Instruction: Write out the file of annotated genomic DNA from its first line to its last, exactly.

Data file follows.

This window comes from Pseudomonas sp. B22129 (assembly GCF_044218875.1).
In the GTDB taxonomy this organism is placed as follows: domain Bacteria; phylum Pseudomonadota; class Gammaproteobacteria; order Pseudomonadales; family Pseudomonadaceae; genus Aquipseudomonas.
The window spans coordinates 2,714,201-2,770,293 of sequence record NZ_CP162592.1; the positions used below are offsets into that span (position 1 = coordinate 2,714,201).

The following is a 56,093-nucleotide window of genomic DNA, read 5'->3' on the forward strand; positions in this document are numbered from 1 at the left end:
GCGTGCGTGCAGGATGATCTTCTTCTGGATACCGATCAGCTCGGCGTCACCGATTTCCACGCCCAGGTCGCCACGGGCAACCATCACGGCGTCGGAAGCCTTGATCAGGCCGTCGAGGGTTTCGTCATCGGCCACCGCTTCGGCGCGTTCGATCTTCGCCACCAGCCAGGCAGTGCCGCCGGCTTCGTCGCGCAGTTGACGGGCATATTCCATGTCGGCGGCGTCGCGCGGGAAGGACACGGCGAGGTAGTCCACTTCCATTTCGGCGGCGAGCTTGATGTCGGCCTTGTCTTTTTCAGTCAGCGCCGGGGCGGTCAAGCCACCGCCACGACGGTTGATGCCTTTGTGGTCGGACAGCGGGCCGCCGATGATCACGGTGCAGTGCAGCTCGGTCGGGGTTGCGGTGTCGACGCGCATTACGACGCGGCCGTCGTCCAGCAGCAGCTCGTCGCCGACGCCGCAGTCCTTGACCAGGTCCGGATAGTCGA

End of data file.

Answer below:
This window comes from Pseudomonas sp. B22129 (assembly GCF_044218875.1).
In the GTDB taxonomy this organism is placed as follows: domain Bacteria; phylum Pseudomonadota; class Gammaproteobacteria; order Pseudomonadales; family Pseudomonadaceae; genus Aquipseudomonas.
The window spans coordinates 2,714,201-2,770,293 of sequence record NZ_CP162592.1; the positions used below are offsets into that span (position 1 = coordinate 2,714,201).

The following is a 56,093-nucleotide window of genomic DNA, read 5'->3' on the forward strand; positions in this document are numbered from 1 at the left end:
GCGTGCGTGCAGGATGATCTTCTTCTGGATACCGATCAGCTCGGCGTCACCGATTTCCACGCCCAGGTCGCCACGGGCAACCATCACGGCGTCGGAAGCCTTGATCAGGCCGTCGAGGGTTTCGTCATCGGCCACCGCTTCGGCGCGTTCGATCTTCGCCACCAGCCAGGCAGTGCCGCCGGCTTCGTCGCGCAGTTGACGGGCATATTCCATGTCGGCGGCGTCGCGCGGGAAGGACACGGCGAGGTAGTCCACTTCCATTTCGGCGGCGAGCTTGATGTCGGCCTTGTCTTTTTCAGTCAGCGCCGGGGCGGTCAAGCCACCGCCACGACGGTTGATGCCTTTGTGGTCGGACAGCGGGCCGCCGATGATCACGGTGCAGTGCAGCTCGGTCGGGGTTGCGGTGTCGACGCGCATTACGACGCGGCCGTCGTCCAGCAGCAGCTCGTCGCCGACGCCGCAGTCCTTGACCAGGTCCGGATAGTCGA